genteel in a public place, I ’ardly liked she can see distinctly the poor little to own yer."
improvements she made for Tilly's. “My dear ! ” cries Martha in a trem- coming. She turns the cheap lookingbling voice. "My dear! My dear!” glass with its face to the wall. It was and she puts her withered old arms meant to reproduce Tilly, buxom and round the girl's neck, and kisses her twenty, and not Martha, poor, old, and cries over her for happiness. ugly, and disappointed. She catches
“What a take on to be sure !” says sight of Tilly's picture at four years old Tilly, who is perfectly practical. “Let's - Tilly, stolid enough indeed, but go 'ome."
little, loving, and good. And Martha And they go home and begin life cries, and buries her head in her arms; together.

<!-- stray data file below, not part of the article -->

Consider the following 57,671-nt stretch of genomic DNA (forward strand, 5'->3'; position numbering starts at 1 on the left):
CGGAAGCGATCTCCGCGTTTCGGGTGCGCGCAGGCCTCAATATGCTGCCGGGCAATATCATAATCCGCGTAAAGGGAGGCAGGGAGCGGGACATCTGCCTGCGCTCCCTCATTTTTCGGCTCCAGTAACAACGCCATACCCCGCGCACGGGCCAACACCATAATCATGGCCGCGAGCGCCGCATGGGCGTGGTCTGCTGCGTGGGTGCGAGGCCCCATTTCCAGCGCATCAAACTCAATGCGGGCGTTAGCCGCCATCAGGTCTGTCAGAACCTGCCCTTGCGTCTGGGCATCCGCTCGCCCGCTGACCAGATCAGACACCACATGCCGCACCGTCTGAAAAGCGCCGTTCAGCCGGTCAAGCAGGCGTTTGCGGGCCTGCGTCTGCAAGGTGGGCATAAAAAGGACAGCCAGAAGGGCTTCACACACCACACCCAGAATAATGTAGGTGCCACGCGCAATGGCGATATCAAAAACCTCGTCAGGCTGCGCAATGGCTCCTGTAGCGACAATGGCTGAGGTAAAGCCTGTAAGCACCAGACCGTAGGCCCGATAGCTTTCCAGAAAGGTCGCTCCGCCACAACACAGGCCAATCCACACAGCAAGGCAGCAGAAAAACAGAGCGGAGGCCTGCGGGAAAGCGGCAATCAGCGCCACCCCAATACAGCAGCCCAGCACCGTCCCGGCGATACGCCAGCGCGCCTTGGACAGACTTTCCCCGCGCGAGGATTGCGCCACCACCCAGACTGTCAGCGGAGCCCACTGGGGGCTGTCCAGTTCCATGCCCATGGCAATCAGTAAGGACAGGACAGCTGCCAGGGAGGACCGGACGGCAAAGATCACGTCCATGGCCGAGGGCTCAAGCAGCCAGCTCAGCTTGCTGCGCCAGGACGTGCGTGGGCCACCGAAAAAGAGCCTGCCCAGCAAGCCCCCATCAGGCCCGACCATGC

and the tears mark grimy courses down For a month Martha is happy. She her furrowed cheeks. . is happy at least so far that she can “If you could 'a trusted me, Tilly," watch the accomplished Tilda reading she says. “If you would but 'a trusted a novelette, and profoundly admire so me.” much education. She puts her ridicu! Until this bitter hour she has not lous old head on one side, to look known how Tilly has filled her life. proudly and fondly at the stylish black How she has lived only for Tilly, and curls shading Tilly's rubicund counte- thought and hoped only for her. And nance. She ventures to kiss Tilly's Tilly has gone away, and Martha's. cheek very gently when that young house is left unto her desolate. lady is snoring profoundly after a day's A footstep outside startles her. For pleasure, for Tilly has not yet started one wild, foolish moment she thinks “the dressmaking." And the pre- that Tilly has come back — that she mium is still wrapped up safely in has but dreamt a bad dream and is dingy newspaper in the money-box. awake again. And she recognizes the